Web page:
Zoom vs. Google Meet for Gig Workers
Google Meet and Zoom are great video conferencing programs. Both platforms offer free plans and allow business people to connect, but which one is best for gig workers? That’s what you’ll discover in this article.
Google Meet is available for free to anyone with a Google Account. You can invite up to 100 participants and meet with people for 60 minutes (unlimited if you have a G-suite plan). With a paid package, you can video conference with up to 250 participants.
On the other hand, zoom’s free plan lets you invite up to 100 participants, the same as Meet. But Zoom has a maximum meeting length of 40 minutes. The company has paid packages that support unlimited meeting length and up to 300 participants.
Now, let’s look at some essential categories to see how each software fairs.
Availability and Accessibility
Both Google Meet and Zoom support mobile devices that run on Android and iOS, so you can connect with clients while on the go.
What sets Google Meet apart from Zoom is that you can access it directly through Chrome and other modern browsers without installing plugins. All you have to do is visit meet.google.com to host a meeting.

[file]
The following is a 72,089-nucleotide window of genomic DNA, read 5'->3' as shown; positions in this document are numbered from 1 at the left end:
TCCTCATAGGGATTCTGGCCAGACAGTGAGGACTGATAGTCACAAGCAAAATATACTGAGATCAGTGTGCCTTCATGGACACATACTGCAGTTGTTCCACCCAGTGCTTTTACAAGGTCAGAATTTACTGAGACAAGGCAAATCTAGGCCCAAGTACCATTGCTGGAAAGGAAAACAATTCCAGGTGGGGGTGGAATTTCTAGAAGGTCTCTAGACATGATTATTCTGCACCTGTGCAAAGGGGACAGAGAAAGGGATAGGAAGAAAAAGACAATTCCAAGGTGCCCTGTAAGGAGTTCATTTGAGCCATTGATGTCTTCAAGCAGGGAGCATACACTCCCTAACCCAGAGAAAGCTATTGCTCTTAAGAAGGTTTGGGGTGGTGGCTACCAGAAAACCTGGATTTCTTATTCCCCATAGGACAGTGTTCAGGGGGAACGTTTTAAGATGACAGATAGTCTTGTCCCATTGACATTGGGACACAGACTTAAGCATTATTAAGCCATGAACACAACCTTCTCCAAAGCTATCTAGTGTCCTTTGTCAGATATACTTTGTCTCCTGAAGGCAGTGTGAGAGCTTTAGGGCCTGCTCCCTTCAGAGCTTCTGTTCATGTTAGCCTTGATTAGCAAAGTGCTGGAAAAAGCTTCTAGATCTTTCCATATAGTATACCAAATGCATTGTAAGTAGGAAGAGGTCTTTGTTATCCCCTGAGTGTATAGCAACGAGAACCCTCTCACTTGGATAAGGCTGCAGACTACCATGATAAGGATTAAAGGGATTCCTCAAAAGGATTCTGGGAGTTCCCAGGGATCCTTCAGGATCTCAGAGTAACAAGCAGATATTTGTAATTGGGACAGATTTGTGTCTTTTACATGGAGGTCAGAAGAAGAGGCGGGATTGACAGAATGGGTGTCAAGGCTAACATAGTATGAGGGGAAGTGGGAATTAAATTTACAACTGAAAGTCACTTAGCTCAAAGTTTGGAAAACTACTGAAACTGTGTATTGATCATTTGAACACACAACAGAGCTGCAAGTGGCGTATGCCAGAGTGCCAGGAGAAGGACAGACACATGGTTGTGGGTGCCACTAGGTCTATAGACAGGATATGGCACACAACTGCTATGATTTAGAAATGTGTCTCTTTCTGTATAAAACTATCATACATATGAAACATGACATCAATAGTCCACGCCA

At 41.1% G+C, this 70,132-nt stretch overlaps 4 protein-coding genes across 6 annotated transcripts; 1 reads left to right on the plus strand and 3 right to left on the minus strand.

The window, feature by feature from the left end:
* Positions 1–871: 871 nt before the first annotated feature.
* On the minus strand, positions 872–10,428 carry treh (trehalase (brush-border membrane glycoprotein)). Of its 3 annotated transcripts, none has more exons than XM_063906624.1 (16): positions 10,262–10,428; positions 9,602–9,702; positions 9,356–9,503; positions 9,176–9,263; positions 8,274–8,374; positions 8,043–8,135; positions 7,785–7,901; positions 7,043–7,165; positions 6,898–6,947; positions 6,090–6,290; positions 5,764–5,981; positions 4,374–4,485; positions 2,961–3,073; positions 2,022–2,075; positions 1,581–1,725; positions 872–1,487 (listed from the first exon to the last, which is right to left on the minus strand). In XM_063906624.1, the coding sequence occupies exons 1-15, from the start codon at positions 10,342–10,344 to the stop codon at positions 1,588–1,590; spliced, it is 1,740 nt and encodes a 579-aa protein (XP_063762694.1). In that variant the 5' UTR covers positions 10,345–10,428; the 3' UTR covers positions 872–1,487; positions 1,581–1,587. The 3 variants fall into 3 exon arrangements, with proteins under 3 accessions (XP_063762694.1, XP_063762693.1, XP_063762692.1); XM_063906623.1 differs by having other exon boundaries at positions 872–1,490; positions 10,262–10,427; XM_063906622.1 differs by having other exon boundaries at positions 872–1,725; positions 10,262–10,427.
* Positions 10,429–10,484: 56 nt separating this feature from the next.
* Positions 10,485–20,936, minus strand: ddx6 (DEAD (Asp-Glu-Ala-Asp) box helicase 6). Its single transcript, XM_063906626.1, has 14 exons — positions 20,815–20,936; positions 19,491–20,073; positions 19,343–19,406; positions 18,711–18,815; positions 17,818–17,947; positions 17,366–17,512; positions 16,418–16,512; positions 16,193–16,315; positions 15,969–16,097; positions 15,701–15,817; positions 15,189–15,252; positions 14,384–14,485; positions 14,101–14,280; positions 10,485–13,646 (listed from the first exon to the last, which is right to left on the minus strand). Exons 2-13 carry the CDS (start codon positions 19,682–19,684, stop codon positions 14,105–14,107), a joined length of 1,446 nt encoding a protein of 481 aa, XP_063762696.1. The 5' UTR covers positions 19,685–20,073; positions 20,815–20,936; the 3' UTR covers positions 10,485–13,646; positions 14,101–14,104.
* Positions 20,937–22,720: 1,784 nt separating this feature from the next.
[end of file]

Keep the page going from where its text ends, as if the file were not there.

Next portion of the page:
But zoom isn’t that accessible. You can’t host a meeting using your web browser (but can join one). It also requires the installation of the Chrome or Firefox plugin to schedule meetings.
Interface and Ease of Use
Both programs use a gallery-like interface that’s clean and easy to follow – there’s practically no learning curve. However, Google features an AI-powered low-light mode that automatically enhances your video in low lighting conditions. The feature is currently limited to mobile users but sets Meet apart from Zoom in this criterion.
When it comes to security, Google is the 800-pound gorilla. It supports multiple options for 2-step verification. And adheres to IETF (Internet Engineering Task Force) security standards concerning DTLS (Datagram Transport Layer Security) and SRTP (Secure Real-time Transport Protocol).
Zoom’s security is strong but lacking nonetheless. The platform uses AES 256-bit GCM (Galois/Counter Mode) encryption standard. And the company has only recently begun rolling out end-to-end encryption for paid and free users. Security researchers have also found some alarming vulnerabilities in the platform.
Screen Sharing and Recording
Meet and Zoom feature screen sharing, which is a critical aspect of online meetings. You can also enable real-time captions in both programs, which is useful for situations where there’s difficulty comprehending what someone is saying.
Additionally, you can record meetings on both programs. Zoom allows recording in audio (M4A) and video (MP4) formats, which can be downloaded and stored locally on your system. But Google Meet only allows paid users to record meetings.